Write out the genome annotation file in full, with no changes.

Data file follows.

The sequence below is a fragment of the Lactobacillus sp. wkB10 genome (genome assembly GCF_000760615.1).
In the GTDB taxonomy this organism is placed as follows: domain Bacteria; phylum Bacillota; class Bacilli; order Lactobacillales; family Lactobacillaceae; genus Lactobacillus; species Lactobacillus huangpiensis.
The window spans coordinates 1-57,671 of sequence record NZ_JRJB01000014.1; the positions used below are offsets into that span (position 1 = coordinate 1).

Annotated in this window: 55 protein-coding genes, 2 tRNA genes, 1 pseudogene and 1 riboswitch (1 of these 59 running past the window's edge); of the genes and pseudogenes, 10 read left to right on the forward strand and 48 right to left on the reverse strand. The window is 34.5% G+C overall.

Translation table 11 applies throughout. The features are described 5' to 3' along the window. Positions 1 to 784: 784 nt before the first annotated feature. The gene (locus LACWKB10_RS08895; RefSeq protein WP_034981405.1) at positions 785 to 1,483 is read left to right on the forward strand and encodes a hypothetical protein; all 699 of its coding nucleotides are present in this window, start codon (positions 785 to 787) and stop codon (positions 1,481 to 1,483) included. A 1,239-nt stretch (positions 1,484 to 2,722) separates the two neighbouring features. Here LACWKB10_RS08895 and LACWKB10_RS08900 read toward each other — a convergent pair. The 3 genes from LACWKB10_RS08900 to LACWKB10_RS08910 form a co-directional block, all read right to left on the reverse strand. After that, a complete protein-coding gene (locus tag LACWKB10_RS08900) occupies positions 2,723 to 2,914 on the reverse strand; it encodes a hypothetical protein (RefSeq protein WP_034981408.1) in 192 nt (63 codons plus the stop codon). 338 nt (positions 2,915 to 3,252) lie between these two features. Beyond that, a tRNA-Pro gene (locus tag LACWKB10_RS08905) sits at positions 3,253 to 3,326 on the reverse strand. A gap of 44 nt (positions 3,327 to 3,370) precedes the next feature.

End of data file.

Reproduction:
The sequence below is a fragment of the Lactobacillus sp. wkB10 genome (genome assembly GCF_000760615.1).
In the GTDB taxonomy this organism is placed as follows: domain Bacteria; phylum Bacillota; class Bacilli; order Lactobacillales; family Lactobacillaceae; genus Lactobacillus; species Lactobacillus huangpiensis.
The window spans coordinates 1-57,671 of sequence record NZ_JRJB01000014.1; the positions used below are offsets into that span (position 1 = coordinate 1).

Annotated in this window: 55 protein-coding genes, 2 tRNA genes, 1 pseudogene and 1 riboswitch (1 of these 59 running past the window's edge); of the genes and pseudogenes, 10 read left to right on the forward strand and 48 right to left on the reverse strand. The window is 34.5% G+C overall.

Translation table 11 applies throughout. The features are described 5' to 3' along the window. Positions 1 to 784: 784 nt before the first annotated feature. The gene (locus LACWKB10_RS08895; RefSeq protein WP_034981405.1) at positions 785 to 1,483 is read left to right on the forward strand and encodes a hypothetical protein; all 699 of its coding nucleotides are present in this window, start codon (positions 785 to 787) and stop codon (positions 1,481 to 1,483) included. A 1,239-nt stretch (positions 1,484 to 2,722) separates the two neighbouring features. Here LACWKB10_RS08895 and LACWKB10_RS08900 read toward each other — a convergent pair. The 3 genes from LACWKB10_RS08900 to LACWKB10_RS08910 form a co-directional block, all read right to left on the reverse strand. After that, a complete protein-coding gene (locus tag LACWKB10_RS08900) occupies positions 2,723 to 2,914 on the reverse strand; it encodes a hypothetical protein (RefSeq protein WP_034981408.1) in 192 nt (63 codons plus the stop codon). 338 nt (positions 2,915 to 3,252) lie between these two features. Beyond that, a tRNA-Pro gene (locus tag LACWKB10_RS08905) sits at positions 3,253 to 3,326 on the reverse strand. A gap of 44 nt (positions 3,327 to 3,370) precedes the next feature.